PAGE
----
Mr. Chairman, I was waiting to hear what the minister might say in answer to the hon. member for Springfield. I do not wish to speak at length on the matter. I was happy to receive the assurance from the minister that the points system is not an established sacred cow. I must tell him that from the advice I have from the Toronto immigration office it is an established sacred cow there at the moment. I am glad to know that the minister will disestablish that situation.
There is one point I want to emphasize to the minister and it is this. What is the competence of the examining officers in the first place? I have already extended public thanks, and I have done so privately as well, to the minister for having granted a special permit
Supply-Manpower and Immigration to a gentleman and family from Jamaica. I sat through the hearing in Toronto before the special inquiry officer on the Jamaican's application. We were accompanied by the minister of his church, Pape Avenue Baptist Church, and heard the questioning of the Jamaican citizen who is now in Toronto. The questions were fired at him by the special inquiry officer. I would have presumed that he was an able, well educated man who knew what he was doing. He asked the Jamaican what was the date of the armistice in the first world war and the Jamaican said November 11, 1918.
The inquiry officer fired another question. He said, "What was the date of the armistice in the second world war?" That was the first moment I intervened. I was called a counsel, although I am not a lawyer. The only way I could get into the hearing was as the Jamaican's counsel. So I said to the special inquiry officer, "What are you talking about? No matter what answer this Jamaican gives you he will be wrong because there was no armistice in the second world war. It was unconditional surrender." Judging from what some members of parliament have told me, a peace treaty has not been signed yet between Germany and the allies, so the investigating officer's question was wrong. Peace not having been signed, the war is not over technically. So I said, "There was no armistice in the second world war. No matter how this fellow answers he is going to be wrong and either way you are going to dock marks off him."
To show the mental capacity of that special inquiry officer I would point out that there was a transcript made of the questions and answers, and because my interventon showed that the special inquiry officer was not master of the situation-he did not like to be shown up in this way-there were some changes made. If you will look at the departmental transcript of the hearing you will find that he has changed his question. In his question he now says, "What was the date of the end of the second world war." I am shown as objecting. "I object to the question because there was no armistice in the second world war." If the examining officer has no more intelligence than that shown by his secondary question, it does not say much for him. He altered his question without making any contact with me. I intervened because of the falseness of his first question. The altered transcript shows that the special inquiry officer is not very bright.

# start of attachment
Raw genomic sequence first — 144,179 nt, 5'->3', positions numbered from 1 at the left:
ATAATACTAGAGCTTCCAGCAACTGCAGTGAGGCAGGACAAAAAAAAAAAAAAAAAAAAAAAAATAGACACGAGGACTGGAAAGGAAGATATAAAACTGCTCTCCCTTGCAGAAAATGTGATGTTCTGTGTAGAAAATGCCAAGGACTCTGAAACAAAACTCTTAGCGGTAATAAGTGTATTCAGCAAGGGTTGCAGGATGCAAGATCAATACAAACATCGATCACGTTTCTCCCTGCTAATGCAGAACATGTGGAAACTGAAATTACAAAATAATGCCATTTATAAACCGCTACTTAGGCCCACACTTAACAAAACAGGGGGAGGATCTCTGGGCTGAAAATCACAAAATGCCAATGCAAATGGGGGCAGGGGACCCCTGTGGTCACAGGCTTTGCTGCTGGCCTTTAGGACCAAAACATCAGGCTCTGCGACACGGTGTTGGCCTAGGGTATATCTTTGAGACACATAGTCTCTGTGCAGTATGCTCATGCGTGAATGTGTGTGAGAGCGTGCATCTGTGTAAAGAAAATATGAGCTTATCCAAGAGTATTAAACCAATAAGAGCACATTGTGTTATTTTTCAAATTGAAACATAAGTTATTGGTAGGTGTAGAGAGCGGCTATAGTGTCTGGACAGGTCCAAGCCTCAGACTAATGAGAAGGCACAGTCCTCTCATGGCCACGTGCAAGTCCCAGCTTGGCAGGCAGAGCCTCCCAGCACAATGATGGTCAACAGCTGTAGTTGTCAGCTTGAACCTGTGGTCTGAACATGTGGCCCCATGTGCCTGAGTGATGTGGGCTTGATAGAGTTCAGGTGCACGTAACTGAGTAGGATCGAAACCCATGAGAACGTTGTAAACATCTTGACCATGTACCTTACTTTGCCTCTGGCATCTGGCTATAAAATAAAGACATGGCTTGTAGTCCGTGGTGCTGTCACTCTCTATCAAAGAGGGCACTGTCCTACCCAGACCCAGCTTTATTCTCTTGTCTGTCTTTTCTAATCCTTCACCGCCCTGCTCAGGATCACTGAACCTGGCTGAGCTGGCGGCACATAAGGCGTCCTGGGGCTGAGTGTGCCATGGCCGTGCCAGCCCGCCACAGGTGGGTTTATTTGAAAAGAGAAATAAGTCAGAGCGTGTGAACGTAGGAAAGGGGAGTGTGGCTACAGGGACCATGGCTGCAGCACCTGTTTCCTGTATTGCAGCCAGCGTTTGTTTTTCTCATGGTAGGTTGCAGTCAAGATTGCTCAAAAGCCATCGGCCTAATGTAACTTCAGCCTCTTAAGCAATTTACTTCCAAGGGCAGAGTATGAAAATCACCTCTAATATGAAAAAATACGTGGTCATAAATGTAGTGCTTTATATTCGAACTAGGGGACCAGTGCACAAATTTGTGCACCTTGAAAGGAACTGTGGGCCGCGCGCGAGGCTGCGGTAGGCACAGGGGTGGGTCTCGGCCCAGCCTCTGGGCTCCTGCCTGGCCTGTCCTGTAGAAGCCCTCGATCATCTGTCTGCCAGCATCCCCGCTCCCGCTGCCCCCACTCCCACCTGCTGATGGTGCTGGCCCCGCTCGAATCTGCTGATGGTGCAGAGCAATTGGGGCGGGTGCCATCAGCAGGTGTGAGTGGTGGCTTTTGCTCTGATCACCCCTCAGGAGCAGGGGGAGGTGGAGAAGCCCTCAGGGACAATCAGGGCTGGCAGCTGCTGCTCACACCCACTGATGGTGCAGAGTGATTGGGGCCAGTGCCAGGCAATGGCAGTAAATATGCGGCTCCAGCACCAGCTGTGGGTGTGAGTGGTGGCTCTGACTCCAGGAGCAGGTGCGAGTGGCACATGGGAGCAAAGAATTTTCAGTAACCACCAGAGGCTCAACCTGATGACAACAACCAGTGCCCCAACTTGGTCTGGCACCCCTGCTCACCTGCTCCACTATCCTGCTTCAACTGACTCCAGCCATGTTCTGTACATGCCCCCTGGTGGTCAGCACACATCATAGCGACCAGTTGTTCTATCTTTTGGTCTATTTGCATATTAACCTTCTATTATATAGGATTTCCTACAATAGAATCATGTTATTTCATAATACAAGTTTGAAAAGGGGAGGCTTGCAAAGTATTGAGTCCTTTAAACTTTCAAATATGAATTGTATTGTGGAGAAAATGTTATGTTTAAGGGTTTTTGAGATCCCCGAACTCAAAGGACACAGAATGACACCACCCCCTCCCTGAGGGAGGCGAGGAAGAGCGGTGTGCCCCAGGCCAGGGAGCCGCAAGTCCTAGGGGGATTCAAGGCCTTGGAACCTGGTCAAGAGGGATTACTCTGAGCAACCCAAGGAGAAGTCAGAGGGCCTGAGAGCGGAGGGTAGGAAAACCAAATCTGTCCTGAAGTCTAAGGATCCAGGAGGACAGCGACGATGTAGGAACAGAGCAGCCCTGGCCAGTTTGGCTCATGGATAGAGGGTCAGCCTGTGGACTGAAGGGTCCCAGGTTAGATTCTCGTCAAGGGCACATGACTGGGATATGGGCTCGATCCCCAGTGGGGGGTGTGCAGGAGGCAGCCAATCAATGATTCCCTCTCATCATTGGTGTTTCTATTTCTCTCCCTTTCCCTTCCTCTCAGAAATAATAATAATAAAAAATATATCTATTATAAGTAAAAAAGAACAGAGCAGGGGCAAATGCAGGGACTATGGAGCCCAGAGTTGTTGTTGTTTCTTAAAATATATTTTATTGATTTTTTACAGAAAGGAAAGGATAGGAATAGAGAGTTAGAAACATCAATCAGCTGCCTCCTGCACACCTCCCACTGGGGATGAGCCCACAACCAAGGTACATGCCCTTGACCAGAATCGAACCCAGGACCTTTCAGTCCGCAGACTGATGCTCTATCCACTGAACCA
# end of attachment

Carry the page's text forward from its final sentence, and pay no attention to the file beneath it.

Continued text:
March 25. 1968
Supply-Manpower and Immigration
I think that in the first instance we should have higher quality judges in the department.
I agree with the hon. member for York South. More than one man should be required to make this life or death decision affecting the welfare of families. I do not know whether I would agree that three people of the quality of the one I have just described are better than one good, intelligent man, but certainly I believe the quality of the examiners should be raised.
Since the minister has been kind enough to say that the point system is not sacred I should like to ask him what is the meaning of the paragraph on page 6 of the regulations dated September 12, 1967, which reads:
The regulations also provide that either a nominated relative or an independent applicant who comes to Canada as a visitor and then applies to remain permanently will have to meet slightly higher selection standards than if he had applied overseas.
A 24-year old chap to whom I am referring, a Greek, got a total of 45 marks-I have the examination marks right here-on his examination. We were told by the special inquiry officer that he had to have 50 marks because he applied in Canada. Why does the man who applies in Canada have to have five more marks or points than the man who applies overseas? What is the difference? He is not a different man overseas than he is in Canada. In fact, he has had enough get up and go to pay his way out here and also to buy his return ticket. He must have the return half on his visa. And because he has shown some spunk and got here on his own he is told, "You must have five more points than if you had not come here and had applied through any average, regular immigration office in Europe, Asia or South America." I have had South American applicants. Why must people get five more points in Canada than if they applied elsewhere?
Mr. Minister, I have already said I have no complaints with the handling of these cases by the officers of your department. I have congratulated you for your fine spirit and deep concern about this matter. You have said that the points system is not sacred, that you are not going to sanctify the points system in this mundane world. I also wish you would drop the use of the word "deportation" on every piece of printing material that comes out of the immigration department for would-be immigrants.